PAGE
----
Do You know what is considered a good credit score?
Your credit score is used by lenders to determine whether or not they want to risk lending you money. It’s also used by some employers when they’re deciding who to hire; landlords who are looking for tenants; and even the calculation of your car insurance premiums. Because your credit score is so important to your financial well being, you should try to improve your credit score to receive the best interest rates when you borrow money, improve your chances of getting hired and keep your car insurance premiums as low as possible.
How to Improve Your Credit Score
Credit scores are calculated using a number of factors including your payment history, amount owed, types of credit you have, and length of time of your credit history. Here is a graphical representation of how your credit score is determined:
There are no quick fixes to improving a low credit score, but the following tips will help you raise your score over time:
Obviously, the best way to improve or keep a good credit score is to pay all of your bills on time, all the time. Each time you make a payment late or enter into collections, your FICO score is impacted negatively and the result is a lower score than you’d like.
If you already have accounts that are late, get them paid on time and try to keep them current. The more months in a row you can pay all of your bills on time, the higher your credit score will be.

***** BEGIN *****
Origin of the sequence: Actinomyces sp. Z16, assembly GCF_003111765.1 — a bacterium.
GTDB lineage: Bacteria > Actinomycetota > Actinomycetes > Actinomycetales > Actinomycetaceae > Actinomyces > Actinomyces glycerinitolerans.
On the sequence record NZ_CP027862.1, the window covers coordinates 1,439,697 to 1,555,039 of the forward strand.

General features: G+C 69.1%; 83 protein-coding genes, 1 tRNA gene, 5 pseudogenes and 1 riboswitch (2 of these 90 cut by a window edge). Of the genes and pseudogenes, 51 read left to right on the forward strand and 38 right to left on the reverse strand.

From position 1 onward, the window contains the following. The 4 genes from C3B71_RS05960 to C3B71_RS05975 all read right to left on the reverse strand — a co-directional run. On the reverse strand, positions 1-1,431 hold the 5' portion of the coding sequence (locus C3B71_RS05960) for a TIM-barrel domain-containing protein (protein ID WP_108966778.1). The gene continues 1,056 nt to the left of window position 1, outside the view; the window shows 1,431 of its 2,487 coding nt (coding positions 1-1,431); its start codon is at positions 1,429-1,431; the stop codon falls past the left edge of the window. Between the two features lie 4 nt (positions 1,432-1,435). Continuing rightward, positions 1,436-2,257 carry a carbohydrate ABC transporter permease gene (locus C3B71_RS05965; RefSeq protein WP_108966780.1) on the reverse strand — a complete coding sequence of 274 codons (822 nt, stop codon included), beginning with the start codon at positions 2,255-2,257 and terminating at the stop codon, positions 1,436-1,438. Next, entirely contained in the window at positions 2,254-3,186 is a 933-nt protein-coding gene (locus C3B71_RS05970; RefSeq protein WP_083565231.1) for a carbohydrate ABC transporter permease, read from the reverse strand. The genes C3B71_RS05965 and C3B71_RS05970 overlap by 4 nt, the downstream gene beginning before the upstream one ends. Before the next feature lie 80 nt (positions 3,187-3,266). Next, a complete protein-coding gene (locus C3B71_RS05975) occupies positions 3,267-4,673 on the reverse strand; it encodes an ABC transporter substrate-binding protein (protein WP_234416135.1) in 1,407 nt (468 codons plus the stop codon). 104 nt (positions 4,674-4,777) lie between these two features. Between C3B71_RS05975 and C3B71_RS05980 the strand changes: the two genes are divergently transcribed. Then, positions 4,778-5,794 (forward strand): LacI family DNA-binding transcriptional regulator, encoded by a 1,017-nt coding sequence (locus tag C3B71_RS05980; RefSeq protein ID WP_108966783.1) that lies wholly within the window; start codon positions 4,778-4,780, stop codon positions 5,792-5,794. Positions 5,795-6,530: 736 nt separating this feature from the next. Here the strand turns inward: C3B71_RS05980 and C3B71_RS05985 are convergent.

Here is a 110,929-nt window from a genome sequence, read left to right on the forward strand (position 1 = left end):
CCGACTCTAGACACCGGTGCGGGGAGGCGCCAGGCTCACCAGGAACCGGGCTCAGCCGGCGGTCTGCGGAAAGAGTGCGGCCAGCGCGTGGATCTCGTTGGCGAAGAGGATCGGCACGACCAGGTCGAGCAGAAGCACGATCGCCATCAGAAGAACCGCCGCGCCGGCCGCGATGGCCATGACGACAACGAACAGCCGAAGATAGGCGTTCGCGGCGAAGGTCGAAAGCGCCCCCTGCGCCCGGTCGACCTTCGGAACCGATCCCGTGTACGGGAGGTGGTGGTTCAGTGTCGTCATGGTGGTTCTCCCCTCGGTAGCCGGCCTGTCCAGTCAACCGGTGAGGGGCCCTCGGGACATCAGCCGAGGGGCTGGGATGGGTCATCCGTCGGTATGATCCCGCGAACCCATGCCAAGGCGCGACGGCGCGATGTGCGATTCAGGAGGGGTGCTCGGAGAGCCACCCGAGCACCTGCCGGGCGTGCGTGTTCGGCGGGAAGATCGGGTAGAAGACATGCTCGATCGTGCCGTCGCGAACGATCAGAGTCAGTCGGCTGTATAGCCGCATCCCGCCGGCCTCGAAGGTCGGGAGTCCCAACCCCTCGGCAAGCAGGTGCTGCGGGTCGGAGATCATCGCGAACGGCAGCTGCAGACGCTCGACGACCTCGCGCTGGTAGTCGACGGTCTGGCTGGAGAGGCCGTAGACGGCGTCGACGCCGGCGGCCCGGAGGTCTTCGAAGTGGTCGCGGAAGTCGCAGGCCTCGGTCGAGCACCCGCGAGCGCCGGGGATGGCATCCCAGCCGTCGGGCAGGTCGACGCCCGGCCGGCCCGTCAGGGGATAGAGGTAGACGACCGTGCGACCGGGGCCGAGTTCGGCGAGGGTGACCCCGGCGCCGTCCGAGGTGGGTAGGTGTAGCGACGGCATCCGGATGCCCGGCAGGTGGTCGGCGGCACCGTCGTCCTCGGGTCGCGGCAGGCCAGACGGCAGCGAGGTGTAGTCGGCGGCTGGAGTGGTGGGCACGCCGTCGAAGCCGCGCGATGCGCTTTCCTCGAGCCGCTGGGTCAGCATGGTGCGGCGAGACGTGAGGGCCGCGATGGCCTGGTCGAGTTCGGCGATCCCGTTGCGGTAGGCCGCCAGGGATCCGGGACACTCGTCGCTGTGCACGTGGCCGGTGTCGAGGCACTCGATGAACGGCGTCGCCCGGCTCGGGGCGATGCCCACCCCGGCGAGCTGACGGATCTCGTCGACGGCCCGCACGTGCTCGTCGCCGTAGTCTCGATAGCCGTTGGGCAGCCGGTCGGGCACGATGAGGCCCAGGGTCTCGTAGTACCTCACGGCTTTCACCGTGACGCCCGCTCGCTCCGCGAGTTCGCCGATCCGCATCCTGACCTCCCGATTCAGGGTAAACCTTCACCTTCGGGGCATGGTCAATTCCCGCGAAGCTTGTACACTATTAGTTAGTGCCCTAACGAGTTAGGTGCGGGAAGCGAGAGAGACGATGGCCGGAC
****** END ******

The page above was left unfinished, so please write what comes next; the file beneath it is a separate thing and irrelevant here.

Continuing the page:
If you have an account in collections, paying it off will not remove it from your credit report. Collection accounts and bankruptcy data stay on your credit report, and impact your credit score for seven years.
Amount of Money You Owe
The rule of thumb is to keep your balances within 30% of your credit limit. If you have credit cards that you owe as much as you’re allowed to borrow, it impacts your score negatively. If you have cards with balances that are almost as much as your credit limit or higher, focus on paying that debt down first.
Don’t close credit card accounts that are paid off or not being used because it reduces the amount of your available credit. When you have less credit available, the amount of debt you have compared to the amount available increases, and lowers your credit score. On the flip side, it’s not a good idea to go out and open a ton of new credit cards to increase your available credit, either.
Length of Credit History
How long you have been managing credit also plays a role in the calculation of your credit score. The more new credit accounts you have, the lower your average account age is, which will affect your score more than if you have several older credit accounts. Opening several new credit accounts in a short period of time will lower your score, because it signals you are higher risk than someone who hasn’t needed to borrow money.
If you need to apply for credit, like for a car loan, apply to multiple places within a few days time. The FICO score can distinguish between searching for several different types of credit lines compared to searching for the best rate on a single loan.
Types of Credit
Having a good mix of credit types is ideal, but opening new types of credit just to improve your variety of credit types probably won’t result in a higher credit score. It’s just that someone who has a mortgage, a credit card and a car loan would look less risky than someone who had 4 credit card accounts on their credit report. Having no credit at all is seen as risky when you decide to try and borrow money, because the lender has no way of knowing whether you can make your payments on time or not.
How to check your credit score for free